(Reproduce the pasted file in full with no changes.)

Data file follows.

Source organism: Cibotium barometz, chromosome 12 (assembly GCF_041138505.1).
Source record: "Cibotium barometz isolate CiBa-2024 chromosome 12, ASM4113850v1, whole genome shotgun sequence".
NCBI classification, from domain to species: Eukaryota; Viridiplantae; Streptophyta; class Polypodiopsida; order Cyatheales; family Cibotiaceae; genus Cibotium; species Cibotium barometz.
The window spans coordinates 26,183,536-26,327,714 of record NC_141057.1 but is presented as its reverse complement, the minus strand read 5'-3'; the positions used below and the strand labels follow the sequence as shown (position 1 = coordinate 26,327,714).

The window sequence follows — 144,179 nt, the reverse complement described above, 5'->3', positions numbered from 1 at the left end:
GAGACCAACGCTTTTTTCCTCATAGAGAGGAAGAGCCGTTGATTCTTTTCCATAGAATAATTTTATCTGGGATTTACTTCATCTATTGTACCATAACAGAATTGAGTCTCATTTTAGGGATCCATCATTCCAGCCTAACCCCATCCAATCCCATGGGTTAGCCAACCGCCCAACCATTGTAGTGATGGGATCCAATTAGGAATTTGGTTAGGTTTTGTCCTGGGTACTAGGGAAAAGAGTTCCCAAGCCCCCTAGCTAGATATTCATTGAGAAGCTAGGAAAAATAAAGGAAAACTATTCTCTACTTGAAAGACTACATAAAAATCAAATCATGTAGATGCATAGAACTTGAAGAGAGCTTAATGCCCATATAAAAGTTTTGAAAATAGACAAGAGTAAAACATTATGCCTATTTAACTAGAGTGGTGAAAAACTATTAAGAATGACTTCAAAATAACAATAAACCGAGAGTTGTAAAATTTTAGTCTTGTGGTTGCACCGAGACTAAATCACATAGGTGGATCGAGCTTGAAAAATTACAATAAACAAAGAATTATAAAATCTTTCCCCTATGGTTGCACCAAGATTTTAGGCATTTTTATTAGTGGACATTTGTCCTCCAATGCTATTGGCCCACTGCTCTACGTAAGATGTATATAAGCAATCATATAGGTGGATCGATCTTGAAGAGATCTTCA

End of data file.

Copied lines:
Source organism: Cibotium barometz, chromosome 12 (assembly GCF_041138505.1).
Source record: "Cibotium barometz isolate CiBa-2024 chromosome 12, ASM4113850v1, whole genome shotgun sequence".
NCBI classification, from domain to species: Eukaryota; Viridiplantae; Streptophyta; class Polypodiopsida; order Cyatheales; family Cibotiaceae; genus Cibotium; species Cibotium barometz.
The window spans coordinates 26,183,536-26,327,714 of record NC_141057.1 but is presented as its reverse complement, the minus strand read 5'-3'; the positions used below and the strand labels follow the sequence as shown (position 1 = coordinate 26,327,714).

The window sequence follows — 144,179 nt, the reverse complement described above, 5'->3', positions numbered from 1 at the left end:
GAGACCAACGCTTTTTTCCTCATAGAGAGGAAGAGCCGTTGATTCTTTTCCATAGAATAATTTTATCTGGGATTTACTTCATCTATTGTACCATAACAGAATTGAGTCTCATTTTAGGGATCCATCATTCCAGCCTAACCCCATCCAATCCCATGGGTTAGCCAACCGCCCAACCATTGTAGTGATGGGATCCAATTAGGAATTTGGTTAGGTTTTGTCCTGGGTACTAGGGAAAAGAGTTCCCAAGCCCCCTAGCTAGATATTCATTGAGAAGCTAGGAAAAATAAAGGAAAACTATTCTCTACTTGAAAGACTACATAAAAATCAAATCATGTAGATGCATAGAACTTGAAGAGAGCTTAATGCCCATATAAAAGTTTTGAAAATAGACAAGAGTAAAACATTATGCCTATTTAACTAGAGTGGTGAAAAACTATTAAGAATGACTTCAAAATAACAATAAACCGAGAGTTGTAAAATTTTAGTCTTGTGGTTGCACCGAGACTAAATCACATAGGTGGATCGAGCTTGAAAAATTACAATAAACAAAGAATTATAAAATCTTTCCCCTATGGTTGCACCAAGATTTTAGGCATTTTTATTAGTGGACATTTGTCCTCCAATGCTATTGGCCCACTGCTCTACGTAAGATGTATATAAGCAATCATATAGGTGGATCGATCTTGAAGAGATCTTCA